Mahadevaiah et al. challenge a popular explanation for why would-be sperm cells die during meiosis, revealing that the main cause isn't too much broken DNA.
Meiotic cells fracture their DNA to allow crossing over. Repair of these double-stranded breaks (DSBs) occurs when homologous chromosomes pair up. Some researchers postulate a so-called pachytene checkpoint that triggers apoptosis of spermatocytes during meiosis if chromosomes fail to pair up (known as asynapsis) and too many unfixed DSBs remain. However, Mahadevaiah et al. hypothesized that spermatocyte mortality resulted from the failure to shut down the genes on the X and Y chromosomes, which can also be lethal for the cells. This silencing normally occurs during male meiosis.
To test the idea, the researchers first examined meiotic cells from male mice that lack a DSB instigator called Spo11. Asynapsis is prevalent in the cells but, despite the lack of DSBs, most of the cells perished. The team found that the majority of the spermatocytes didn't shutter the X and Y chromosomes. The researchers then checked three other types of mutant cells with widespread asynapsis, plenty of unrepaired DSBs, and high mortality. All three failed to silence the sex chromosomes.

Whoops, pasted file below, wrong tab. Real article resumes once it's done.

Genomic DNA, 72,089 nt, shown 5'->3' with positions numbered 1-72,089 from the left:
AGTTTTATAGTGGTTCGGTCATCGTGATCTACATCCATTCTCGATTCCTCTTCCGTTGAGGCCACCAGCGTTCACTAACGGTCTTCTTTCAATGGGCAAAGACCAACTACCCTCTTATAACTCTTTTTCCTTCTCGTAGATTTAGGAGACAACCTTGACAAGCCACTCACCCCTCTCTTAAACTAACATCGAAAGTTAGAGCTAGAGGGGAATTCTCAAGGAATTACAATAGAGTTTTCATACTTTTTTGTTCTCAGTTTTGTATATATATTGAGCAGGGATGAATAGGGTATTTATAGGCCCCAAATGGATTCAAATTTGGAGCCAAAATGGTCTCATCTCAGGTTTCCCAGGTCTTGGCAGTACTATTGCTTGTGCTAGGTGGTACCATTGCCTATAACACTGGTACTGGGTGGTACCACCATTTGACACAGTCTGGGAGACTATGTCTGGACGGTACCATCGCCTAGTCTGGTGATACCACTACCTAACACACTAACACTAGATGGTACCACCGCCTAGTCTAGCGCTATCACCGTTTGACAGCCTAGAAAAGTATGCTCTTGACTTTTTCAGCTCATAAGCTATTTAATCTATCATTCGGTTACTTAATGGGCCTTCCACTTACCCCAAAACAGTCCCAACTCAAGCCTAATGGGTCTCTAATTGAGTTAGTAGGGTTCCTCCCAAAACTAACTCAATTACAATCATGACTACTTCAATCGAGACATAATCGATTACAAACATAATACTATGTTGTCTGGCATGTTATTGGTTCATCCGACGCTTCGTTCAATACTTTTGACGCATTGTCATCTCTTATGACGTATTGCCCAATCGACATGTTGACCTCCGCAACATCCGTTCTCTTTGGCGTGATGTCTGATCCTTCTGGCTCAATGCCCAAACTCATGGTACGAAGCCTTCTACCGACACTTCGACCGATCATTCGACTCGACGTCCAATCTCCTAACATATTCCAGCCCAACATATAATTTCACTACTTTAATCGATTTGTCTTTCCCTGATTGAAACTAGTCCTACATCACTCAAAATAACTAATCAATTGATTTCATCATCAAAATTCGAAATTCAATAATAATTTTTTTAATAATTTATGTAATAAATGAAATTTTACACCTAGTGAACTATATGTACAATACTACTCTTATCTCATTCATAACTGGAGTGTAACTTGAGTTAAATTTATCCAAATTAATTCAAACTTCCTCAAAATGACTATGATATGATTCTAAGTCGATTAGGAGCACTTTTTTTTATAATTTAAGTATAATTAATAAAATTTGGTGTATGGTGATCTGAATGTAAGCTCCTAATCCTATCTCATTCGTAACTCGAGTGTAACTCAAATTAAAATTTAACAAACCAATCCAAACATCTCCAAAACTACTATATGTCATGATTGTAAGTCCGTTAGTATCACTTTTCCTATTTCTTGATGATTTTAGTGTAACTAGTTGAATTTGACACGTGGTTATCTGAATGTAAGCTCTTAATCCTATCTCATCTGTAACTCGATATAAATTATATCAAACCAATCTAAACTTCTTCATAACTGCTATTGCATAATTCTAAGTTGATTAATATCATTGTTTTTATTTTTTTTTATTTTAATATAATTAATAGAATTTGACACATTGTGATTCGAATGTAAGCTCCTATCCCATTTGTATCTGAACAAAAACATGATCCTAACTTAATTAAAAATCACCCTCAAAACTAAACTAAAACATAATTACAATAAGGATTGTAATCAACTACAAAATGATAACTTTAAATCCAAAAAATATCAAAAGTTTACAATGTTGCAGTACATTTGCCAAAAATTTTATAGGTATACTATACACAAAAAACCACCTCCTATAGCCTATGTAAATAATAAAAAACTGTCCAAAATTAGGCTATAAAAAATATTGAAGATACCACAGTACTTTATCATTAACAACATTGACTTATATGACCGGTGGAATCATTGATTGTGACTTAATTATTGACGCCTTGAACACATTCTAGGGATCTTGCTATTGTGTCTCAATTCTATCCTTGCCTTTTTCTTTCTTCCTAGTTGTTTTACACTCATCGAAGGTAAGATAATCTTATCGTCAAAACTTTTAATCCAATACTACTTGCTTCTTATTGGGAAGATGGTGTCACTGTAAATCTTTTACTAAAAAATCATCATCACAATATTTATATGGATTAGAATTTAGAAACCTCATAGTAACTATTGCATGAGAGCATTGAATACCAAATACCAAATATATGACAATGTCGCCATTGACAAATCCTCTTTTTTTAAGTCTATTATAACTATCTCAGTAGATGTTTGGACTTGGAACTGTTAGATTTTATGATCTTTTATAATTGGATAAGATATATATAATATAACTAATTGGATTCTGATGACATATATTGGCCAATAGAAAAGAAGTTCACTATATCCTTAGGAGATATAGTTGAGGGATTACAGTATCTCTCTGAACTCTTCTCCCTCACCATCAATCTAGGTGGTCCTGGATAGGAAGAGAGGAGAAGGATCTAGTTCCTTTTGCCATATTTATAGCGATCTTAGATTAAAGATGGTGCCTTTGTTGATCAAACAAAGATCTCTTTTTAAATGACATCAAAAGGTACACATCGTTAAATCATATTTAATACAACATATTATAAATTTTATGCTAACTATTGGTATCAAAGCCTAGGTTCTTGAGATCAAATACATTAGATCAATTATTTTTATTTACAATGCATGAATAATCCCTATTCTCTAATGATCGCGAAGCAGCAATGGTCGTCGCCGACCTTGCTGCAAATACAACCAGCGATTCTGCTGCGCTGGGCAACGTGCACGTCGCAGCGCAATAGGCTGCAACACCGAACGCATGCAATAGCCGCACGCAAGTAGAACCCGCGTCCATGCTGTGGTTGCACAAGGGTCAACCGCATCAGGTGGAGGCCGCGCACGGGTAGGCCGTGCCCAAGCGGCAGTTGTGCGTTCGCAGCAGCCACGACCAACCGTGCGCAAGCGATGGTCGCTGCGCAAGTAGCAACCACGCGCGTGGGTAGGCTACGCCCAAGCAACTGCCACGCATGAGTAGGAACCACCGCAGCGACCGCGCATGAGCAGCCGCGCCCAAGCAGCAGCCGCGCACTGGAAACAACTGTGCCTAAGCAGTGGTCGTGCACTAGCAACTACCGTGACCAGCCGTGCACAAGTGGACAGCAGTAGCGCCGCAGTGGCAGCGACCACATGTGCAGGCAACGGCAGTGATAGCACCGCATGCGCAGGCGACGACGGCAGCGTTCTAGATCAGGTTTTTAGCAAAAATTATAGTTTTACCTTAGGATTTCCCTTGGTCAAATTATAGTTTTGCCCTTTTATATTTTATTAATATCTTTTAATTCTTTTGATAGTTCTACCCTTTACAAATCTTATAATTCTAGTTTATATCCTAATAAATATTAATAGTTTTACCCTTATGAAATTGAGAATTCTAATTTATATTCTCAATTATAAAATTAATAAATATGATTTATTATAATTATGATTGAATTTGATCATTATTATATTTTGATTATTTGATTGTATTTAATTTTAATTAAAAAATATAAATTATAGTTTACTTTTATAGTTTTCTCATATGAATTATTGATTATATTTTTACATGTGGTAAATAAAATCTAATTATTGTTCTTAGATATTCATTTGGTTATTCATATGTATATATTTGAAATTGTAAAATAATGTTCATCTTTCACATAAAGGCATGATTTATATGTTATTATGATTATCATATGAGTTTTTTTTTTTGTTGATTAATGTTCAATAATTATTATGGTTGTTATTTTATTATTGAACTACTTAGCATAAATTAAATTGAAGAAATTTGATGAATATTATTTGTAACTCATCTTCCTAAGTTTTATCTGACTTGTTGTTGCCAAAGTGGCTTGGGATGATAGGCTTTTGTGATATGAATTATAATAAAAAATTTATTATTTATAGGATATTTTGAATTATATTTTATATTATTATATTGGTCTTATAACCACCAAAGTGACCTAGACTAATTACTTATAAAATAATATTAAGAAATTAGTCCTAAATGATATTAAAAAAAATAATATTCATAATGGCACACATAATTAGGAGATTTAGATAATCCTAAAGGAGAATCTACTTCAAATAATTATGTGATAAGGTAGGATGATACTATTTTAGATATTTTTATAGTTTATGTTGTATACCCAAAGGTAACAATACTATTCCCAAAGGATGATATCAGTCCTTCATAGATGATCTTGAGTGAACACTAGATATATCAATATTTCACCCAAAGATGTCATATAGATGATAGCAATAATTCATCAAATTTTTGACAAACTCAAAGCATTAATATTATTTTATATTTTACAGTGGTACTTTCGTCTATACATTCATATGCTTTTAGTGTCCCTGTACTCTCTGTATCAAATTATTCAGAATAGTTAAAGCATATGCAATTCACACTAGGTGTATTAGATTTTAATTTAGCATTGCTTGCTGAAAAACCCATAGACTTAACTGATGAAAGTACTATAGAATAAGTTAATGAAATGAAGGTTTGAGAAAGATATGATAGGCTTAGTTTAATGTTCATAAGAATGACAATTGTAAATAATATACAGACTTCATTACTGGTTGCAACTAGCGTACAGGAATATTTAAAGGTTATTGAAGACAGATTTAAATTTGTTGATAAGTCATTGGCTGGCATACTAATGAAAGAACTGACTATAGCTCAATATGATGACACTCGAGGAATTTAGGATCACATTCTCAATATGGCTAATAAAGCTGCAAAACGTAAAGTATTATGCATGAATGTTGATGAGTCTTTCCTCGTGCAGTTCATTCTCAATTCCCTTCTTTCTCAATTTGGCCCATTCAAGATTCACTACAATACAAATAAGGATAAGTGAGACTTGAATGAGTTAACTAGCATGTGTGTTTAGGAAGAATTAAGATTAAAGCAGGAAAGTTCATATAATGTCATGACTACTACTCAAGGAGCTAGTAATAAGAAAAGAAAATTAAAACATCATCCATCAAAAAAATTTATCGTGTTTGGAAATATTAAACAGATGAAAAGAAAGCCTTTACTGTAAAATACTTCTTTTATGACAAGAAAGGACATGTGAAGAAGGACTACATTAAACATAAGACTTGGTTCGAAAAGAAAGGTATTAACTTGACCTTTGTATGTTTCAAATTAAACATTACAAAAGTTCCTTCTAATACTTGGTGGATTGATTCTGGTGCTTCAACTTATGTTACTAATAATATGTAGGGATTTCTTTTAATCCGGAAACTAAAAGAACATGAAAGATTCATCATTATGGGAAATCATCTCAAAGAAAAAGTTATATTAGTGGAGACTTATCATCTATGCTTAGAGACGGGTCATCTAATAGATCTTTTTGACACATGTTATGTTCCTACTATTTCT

However, evidence suggested a complication: the large number of DSBs in these cells hampered X and Y shutdown. To determine what happens in cells capable of sex chromosome silencing, Mahadevaiah et al. studied mouse spermatocytes that harbor a copy of the human 21st chromosome in addition to their normal chromosome complement. This loner has no chromosome to pair with and thus carries unrepaired DSBs. These cells managed to shut down their sex chromosomes and keep apoptosis levels low. Overall, the researchers say, the results point to a breakdown of sex chromosome silencing as the main cause of death for meiotic spermatocytes.